A decision without a published opinion is authority only in the case in which such decision is rendered and should not be cited in any other case in any court for any other purpose, nor should any court consider any such decision for any purpose except in the case in which such decision is rendered. See Rule of Appellate Procedure 30 (e)(3).

NO. COA01-1310

NORTH CAROLINA COURT OF APPEALS

Filed: 31 December 2002

STATE OF NORTH CAROLINA                Forsyth County
                                Nos. 00 CRS 52318       &nbs p;    
                                    00 CRS 52319    &nb sp;                       
        v.                            00 CRS 52322
                                    00 CRS 52668    &nb sp;                           
                                    00 CRS 40403
VICTOR SHEVAY THOMAS                                       & nbsp;                                         &nbs p;                                          & nbsp;                                         &nbs p;                                          & nbsp;  

    Appeal by defendant from judgment entered 16 May 2001 by Judge Michael E. Helms in Forsyth County Superior Court. Heard in the Court of Appeals 14 August 2002.

    Attorney General Roy Cooper, by Special Deputy Attorney General Lars F. Nance, for the State.

    White and Crumpler, by David B. Freedman and Dudley A. Witt, for defendant-appellant.

    CAMPBELL, Judge.

     Victor Shevay Thomas (“defendant”) appeals from an order entered 8 May 2001 denying his motion to suppress and judgment entered 16 May 2001, resulting from a jury finding defendant guilty of felony possession of cocaine and possession with intent to sell and/or deliver cocaine. We find no error in the trial court's rulings and therefore, we affirm.
    On 22 June 2000, an informant called the Forsyth County Sheriff's department and spoke with Officer Debra McClearen (“Officer McClearen”). The informant, Velma Edgerson (“Edgerson”), told Officer McClearen that defendant would be going to 1294 FosterStreet in Winston-Salem to deliver cocaine to Takeka. Edgerson called back about ten minutes later and told Officer McClearen that the plans had changed and the defendant would be meeting Takeka at the convenience store at Waughtown and Adler Streets. Officer McClearen verified the registration of the car as defendant's, his recent release from prison and his prior record. Officer McClearen called patrol officers for support, focused her investigation on both the Foster Street and the Waughtown Street store and finally limited the investigation to the convenience store once she saw a car pull in that fit the description given by the informant: black Mazda with gold trim, license plate MZB-6917. Defendant parked next to a truck and sat in his car for a couple of minutes. The officers approached him at the same time that a female was approaching his car. When marked patrol cars approached, the female walked away to the nearby pay phone, which she did not thereafter use. The officers saw defendant leaning over the steering wheel with his hands down near the floor of the vehicle. From the area into which defendant had been leaning, the officers seized a sunglasses case that contained 1.1 grams of cocaine, but not the 16 ounces that informant said would be there.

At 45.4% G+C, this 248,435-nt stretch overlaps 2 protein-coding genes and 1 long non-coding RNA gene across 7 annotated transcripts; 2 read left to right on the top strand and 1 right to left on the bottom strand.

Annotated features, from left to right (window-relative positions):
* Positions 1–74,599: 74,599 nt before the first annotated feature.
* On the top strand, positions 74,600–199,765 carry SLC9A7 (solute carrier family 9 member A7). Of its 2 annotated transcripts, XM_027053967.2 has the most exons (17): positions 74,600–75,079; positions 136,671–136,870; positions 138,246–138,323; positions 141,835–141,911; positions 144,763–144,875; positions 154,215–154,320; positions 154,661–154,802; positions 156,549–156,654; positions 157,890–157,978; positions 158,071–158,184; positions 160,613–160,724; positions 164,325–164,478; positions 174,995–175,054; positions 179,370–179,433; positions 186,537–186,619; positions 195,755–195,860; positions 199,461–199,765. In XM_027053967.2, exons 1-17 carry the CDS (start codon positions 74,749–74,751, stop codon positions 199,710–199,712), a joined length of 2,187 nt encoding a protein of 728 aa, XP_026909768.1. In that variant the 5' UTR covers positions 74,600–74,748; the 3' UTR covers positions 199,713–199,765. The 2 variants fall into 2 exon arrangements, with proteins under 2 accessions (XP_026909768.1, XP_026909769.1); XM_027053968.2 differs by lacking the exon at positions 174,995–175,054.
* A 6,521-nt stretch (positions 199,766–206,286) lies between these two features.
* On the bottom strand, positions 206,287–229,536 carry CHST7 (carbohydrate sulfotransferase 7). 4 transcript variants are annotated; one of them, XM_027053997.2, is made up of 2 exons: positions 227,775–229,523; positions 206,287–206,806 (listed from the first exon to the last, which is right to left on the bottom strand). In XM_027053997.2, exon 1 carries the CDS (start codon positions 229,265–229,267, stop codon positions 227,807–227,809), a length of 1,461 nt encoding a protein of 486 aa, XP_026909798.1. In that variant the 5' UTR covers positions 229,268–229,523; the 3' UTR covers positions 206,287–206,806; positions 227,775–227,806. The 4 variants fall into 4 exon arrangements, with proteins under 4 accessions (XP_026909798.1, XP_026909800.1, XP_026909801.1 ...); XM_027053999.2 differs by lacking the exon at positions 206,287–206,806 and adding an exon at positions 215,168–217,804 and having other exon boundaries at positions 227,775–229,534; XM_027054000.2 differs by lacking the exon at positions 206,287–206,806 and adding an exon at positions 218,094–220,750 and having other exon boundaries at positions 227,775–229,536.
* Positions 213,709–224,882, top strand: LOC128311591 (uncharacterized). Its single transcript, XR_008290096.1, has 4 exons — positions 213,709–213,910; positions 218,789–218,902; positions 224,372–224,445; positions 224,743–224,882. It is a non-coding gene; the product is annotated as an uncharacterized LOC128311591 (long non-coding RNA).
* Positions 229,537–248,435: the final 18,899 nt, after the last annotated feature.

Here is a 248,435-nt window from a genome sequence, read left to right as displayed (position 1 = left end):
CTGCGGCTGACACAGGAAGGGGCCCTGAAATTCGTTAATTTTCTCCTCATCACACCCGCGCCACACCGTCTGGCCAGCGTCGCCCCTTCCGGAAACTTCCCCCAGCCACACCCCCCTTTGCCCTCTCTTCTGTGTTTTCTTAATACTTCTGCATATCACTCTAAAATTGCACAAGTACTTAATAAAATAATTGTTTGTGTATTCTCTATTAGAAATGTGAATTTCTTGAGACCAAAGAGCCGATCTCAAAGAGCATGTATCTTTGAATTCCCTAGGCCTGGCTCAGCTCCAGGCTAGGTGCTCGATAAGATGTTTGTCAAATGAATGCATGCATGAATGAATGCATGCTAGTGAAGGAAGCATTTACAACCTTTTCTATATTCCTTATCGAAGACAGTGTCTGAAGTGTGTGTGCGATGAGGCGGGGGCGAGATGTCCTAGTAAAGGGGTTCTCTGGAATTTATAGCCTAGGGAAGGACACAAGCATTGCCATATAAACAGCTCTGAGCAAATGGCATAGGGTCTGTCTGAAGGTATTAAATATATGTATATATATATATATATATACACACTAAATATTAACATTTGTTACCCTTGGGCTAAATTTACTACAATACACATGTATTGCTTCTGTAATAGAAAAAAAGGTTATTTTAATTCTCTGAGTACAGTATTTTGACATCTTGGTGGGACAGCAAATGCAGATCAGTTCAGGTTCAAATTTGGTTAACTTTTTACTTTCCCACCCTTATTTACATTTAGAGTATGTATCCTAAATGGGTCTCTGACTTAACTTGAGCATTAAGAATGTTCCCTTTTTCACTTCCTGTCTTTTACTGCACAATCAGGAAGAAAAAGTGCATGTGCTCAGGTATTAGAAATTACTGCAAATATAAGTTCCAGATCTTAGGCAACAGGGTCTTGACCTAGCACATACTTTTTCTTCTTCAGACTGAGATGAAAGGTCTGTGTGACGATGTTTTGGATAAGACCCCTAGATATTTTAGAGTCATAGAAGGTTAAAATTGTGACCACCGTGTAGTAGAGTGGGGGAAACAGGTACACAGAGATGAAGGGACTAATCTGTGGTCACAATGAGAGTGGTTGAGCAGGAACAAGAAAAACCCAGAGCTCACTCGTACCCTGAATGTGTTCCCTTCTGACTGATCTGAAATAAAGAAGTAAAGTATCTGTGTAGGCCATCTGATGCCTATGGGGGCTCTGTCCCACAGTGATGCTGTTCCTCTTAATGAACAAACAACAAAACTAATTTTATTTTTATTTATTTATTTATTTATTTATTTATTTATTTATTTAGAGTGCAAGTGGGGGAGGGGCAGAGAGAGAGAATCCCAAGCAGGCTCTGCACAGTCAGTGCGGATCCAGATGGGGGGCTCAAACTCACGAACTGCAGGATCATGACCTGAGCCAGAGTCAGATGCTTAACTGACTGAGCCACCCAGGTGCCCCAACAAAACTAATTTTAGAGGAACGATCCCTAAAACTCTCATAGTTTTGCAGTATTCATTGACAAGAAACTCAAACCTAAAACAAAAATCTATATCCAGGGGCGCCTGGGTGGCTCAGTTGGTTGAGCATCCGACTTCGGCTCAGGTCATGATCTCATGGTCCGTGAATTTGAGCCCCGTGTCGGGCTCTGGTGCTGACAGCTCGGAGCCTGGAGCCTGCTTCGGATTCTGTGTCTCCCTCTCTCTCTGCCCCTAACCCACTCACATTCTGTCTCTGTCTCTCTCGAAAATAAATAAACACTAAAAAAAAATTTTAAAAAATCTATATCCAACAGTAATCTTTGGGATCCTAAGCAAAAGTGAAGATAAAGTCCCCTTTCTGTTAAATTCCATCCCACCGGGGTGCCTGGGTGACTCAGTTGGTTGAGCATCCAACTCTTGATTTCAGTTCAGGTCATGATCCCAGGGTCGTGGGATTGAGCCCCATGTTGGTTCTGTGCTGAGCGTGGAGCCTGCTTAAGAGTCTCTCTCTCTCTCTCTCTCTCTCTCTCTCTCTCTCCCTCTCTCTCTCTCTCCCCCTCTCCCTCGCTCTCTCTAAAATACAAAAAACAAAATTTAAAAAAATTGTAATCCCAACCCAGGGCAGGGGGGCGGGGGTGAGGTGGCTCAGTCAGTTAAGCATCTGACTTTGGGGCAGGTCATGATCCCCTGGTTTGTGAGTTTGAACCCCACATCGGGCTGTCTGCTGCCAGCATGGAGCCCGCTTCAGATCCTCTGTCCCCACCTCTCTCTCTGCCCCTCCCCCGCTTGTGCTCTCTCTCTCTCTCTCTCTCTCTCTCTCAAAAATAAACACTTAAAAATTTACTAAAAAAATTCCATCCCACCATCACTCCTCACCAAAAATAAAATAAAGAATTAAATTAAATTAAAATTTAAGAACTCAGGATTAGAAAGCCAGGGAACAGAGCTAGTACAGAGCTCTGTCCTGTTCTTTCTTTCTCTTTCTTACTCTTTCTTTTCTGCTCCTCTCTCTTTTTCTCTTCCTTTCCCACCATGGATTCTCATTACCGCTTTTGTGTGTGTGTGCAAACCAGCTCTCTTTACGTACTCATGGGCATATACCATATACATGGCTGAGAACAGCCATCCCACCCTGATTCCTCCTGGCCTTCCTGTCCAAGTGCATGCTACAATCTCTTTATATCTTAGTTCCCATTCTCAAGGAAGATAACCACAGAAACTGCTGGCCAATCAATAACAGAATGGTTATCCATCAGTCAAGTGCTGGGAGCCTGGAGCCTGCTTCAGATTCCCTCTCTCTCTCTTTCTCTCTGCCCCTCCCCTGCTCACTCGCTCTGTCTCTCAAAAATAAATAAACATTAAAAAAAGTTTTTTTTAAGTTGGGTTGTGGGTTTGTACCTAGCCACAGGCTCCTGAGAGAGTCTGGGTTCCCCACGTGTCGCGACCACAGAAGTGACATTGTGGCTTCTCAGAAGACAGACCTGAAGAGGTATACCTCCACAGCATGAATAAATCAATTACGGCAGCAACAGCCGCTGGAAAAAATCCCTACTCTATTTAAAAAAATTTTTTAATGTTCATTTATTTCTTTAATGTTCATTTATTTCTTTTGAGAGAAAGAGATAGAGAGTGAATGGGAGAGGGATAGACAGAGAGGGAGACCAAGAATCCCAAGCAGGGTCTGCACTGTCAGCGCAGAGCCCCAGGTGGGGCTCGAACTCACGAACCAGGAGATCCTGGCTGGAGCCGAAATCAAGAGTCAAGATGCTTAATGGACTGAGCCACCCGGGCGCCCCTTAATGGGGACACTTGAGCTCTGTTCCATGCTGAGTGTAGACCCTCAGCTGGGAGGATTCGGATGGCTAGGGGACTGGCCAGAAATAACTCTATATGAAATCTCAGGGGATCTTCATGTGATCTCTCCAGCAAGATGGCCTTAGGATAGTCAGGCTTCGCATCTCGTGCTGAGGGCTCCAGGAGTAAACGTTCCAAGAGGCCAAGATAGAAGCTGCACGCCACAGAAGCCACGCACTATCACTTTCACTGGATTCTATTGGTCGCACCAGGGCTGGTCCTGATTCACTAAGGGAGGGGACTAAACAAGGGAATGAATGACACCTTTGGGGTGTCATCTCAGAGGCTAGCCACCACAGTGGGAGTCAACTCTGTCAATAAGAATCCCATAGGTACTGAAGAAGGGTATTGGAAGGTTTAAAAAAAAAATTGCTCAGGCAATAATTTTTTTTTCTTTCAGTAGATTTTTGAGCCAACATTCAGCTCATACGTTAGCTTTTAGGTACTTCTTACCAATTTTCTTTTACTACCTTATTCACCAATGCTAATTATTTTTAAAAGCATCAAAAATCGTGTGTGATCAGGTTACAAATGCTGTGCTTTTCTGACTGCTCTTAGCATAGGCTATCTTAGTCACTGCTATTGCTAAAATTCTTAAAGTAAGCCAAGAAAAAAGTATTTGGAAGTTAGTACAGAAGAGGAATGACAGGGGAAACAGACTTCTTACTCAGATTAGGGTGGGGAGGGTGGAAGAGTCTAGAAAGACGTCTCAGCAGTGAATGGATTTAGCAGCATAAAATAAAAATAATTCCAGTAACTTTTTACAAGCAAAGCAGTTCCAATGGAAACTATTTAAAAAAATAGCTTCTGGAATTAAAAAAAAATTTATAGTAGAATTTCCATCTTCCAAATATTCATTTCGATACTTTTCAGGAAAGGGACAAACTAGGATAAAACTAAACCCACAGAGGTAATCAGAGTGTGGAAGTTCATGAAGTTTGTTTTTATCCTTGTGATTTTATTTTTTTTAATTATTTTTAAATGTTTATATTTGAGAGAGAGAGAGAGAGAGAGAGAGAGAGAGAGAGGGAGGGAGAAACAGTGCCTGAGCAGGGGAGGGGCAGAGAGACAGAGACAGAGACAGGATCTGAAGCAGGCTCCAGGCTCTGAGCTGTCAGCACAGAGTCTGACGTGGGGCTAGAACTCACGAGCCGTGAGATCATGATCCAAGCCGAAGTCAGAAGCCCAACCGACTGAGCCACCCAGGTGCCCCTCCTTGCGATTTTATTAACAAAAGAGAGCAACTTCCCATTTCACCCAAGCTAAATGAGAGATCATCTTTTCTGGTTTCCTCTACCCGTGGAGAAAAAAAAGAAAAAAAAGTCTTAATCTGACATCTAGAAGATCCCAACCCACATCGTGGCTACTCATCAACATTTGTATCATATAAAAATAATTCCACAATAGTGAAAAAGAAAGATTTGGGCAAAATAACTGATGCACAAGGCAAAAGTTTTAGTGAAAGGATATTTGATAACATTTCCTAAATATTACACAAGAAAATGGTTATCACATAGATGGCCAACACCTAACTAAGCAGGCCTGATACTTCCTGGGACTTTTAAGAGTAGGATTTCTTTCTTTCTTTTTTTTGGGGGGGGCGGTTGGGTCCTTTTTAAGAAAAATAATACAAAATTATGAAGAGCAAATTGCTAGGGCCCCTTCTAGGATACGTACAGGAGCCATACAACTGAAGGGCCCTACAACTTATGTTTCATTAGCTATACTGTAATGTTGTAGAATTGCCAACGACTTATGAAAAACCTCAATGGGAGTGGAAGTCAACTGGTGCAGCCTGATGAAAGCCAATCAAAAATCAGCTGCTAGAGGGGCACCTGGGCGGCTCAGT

At that point, Edgerson called Officer McClearen to ask if she had found defendant and told Officer McClearen that the substantial amount of cocaine originally reported was at defendant's mother's house on Cody Drive. Officer McClearen went to Cody Drive and spoke to defendant's mother, Shirley Smith (“Mrs. Smith”), whosigned a consent to search form. Contraband, including marijuana and cocaine were found along with a 9 millimeter pistol.
    At trial, Edgerson testified on defendant's behalf. Contrary to what she had originally reported to Officer McClearen, Edgerson testified that her friend, Anthony Frazier, planted the cocaine in defendant's sunglasses case and in his shaving kit at Mrs. Smith's house.
    After being indicted on the two felony cocaine charges, defendant was charged with being an habitual felon. Defendant entered a plea to the habitual felon charge and reserved his right to appeal the denial of the motion to suppress and the convictions of the underlying charges relating to the cocaine.
    Defendant assigns error to the following: (1) the trial court's denial of his motion to suppress evidence obtained in the search of defendant's car and the introduction of the evidence at trial; (2) the trial court's denial of defendant's motion to suppress the evidence seized at defendant's mother's house; (3) the trial court's denial of defendant's motion to dismiss at the close of all the evidence; and (4) the trial court's entry of a judgment holding defendant to be an habitual felon.
Assignment of Error I
    Defendant argues that the trial court erred in denying his motion to suppress evidence obtained in the search of his automobile and thereafter allowing the State to introduce the evidence at trial. Defendant bases his argument on there being insufficient probable cause to conduct a warrantless search ofdefendant's automobile and the search being in violation of defendant's rights under the Fourth Amendment of the United States Constitution and Article I, Section 20 of the North Carolina Constitution.